LG has a knack for making the most out of trade shows. It’s not just that it usually has one of the largest exhibits. There’s usually a glimpse of a product that has people on the show floor buzzing. (This year it may be LG OLED.) Of course, we wanted to ask Garry Wicka, VP of marketing for LG Business Solutions, about what LG has in store for InfoComm 2019 – and we did.
However, we also wanted to tap into that insight that LG seems to have when it comes to what will get AV integrators excited. It’s not just about what’s going to create a buzz on the show floor. It’s also about what’s coming next in the industry and how will it affect product development and the integration business.
Prior to InfoComm 2019, Wicka took time to answer these questions for Commercial Integrator:
What are the most important forces shaping the AV industry today?
Wicka: I think the consumer experience is a very important force to consider — how consumers are interacting with technology and how that experience is shaping their commercial AV expectations. Our industry has always sought to delight so now that consumers have multichannel sound and 4K televisions in the home, we need to raise the bar in retail, hospitality and corporate environments with curved displays, OLED, wallpapers and transparent OLED, for example.
Our industry has always sought to delight so now that consumers have multichannel sound and 4K televisions in the home, we need to raise the bar.
Also, networking is a force that has been shaping the AV industry for a few years now and that’s going to continue. The ability to connect and control is not only enabling better systems, it’s enabling new business models for systems integrators and new op-ex business practices by commercial customers in the vertical markets.
Naturally, the convergence of AV and IT will be a follow-on to any discussion of networked AV, but I think we’re defining our separate roles and co-existing quite well. Much of the anxiety around that convergence may have been overblown. I think we’ll continue to co-exist nicely if AV does not present a security threat to IT and does not eat up the bandwidth.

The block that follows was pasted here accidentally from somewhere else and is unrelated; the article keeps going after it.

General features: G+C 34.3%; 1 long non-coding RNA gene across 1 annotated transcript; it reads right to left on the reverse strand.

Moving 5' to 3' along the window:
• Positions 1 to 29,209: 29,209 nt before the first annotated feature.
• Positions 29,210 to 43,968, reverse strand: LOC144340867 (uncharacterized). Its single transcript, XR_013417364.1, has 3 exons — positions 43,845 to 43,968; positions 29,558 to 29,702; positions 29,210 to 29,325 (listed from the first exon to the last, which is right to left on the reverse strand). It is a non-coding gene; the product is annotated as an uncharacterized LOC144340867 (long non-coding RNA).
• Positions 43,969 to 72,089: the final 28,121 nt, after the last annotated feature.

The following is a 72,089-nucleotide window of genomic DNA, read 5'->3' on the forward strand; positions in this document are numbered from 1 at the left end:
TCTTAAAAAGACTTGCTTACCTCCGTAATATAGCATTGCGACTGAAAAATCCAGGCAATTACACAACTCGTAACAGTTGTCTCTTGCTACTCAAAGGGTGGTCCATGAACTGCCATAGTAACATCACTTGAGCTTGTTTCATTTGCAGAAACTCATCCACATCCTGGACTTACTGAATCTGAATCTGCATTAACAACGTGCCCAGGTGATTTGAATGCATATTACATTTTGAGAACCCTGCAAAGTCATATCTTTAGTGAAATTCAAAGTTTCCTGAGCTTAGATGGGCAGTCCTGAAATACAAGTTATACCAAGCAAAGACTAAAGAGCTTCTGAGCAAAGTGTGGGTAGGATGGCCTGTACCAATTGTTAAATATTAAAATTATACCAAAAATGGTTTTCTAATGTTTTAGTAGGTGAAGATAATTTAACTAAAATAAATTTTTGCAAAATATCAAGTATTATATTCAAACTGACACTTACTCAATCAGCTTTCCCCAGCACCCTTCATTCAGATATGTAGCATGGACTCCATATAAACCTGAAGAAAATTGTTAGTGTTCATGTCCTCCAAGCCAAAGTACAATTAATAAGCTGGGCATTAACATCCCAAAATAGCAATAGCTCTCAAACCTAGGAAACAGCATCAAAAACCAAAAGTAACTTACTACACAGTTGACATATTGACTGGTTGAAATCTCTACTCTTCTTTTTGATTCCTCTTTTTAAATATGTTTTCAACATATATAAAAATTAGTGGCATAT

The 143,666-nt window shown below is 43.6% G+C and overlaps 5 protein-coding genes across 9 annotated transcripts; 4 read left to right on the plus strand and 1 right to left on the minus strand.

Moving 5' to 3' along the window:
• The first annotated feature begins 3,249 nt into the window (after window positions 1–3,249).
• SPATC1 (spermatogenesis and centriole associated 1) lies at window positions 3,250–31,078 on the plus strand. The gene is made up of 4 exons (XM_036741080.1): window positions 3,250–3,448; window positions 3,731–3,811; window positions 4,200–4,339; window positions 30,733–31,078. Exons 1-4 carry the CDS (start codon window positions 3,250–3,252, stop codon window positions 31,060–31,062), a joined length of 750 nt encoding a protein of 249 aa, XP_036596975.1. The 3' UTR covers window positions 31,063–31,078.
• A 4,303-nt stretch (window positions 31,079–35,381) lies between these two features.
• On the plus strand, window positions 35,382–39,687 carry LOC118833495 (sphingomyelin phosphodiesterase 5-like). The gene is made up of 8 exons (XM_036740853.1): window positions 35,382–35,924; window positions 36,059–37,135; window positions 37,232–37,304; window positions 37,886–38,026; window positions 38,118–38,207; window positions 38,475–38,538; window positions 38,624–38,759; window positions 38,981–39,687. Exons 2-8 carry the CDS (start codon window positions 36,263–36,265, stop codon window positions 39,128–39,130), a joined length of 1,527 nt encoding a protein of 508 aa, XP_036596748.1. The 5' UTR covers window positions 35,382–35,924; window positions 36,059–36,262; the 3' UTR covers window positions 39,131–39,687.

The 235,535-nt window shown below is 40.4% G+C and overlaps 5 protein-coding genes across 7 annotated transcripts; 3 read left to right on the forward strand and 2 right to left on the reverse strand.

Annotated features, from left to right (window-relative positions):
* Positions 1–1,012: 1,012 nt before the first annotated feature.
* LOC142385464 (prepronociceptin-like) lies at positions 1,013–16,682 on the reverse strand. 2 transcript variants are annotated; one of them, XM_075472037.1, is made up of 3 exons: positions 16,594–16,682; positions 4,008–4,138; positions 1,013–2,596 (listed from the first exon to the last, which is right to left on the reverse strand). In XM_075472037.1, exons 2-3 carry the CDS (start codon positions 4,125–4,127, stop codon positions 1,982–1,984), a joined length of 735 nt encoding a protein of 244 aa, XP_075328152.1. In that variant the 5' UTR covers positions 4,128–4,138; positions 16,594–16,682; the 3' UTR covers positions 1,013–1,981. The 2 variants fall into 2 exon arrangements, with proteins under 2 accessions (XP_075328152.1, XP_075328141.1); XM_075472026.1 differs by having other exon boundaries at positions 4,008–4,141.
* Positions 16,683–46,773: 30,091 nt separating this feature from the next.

Collaboration is another force we’re seeing in the market, and our experience is that it is expanding the market for AV technologies.
How is that impacting how solutions and services are sold?
Wicka: I referenced the new MRR models for monitoring and managing systems remotely that are enabled by networked AV systems, and I think that will continue to evolve from the larger systems to smaller systems. There’s considerable business opportunity for commercial integrators.
AV and IT convergence will continue, and AV and IT roles will co-exist much like artists and architects. Particularly in the enterprise, IT will be responsible for the infrastructure, but AV will be responsible for the experience — and we’ll need to continually find new ways to delight. This will naturally impact how commercial integrators position and sell their services, organize their businesses, recruit and train their teams, and much, much more. It will be a time of major, but positive change.
Are these changes affecting the fundamentals of solutions — the products/technologies that constitute systems, solutions?
Wicka: Absolutely — especially when it comes to areas like collaboration. Ten years ago, you didn’t think about collaboration. Now collaboration is probably one of the biggest areas of growth for AV. As an industry, we previously thought of collaboration as touch, but now you see collaboration as a comprehensive software platform featuring interactive whiteboards, PCs, video conferencing, and mobile devices all tying in. As recently as 10 years ago you didn’t have the collaboration software and services that are now commonplace in business. Those platforms have created a force multiplier in the demand for the AV devices and AV services!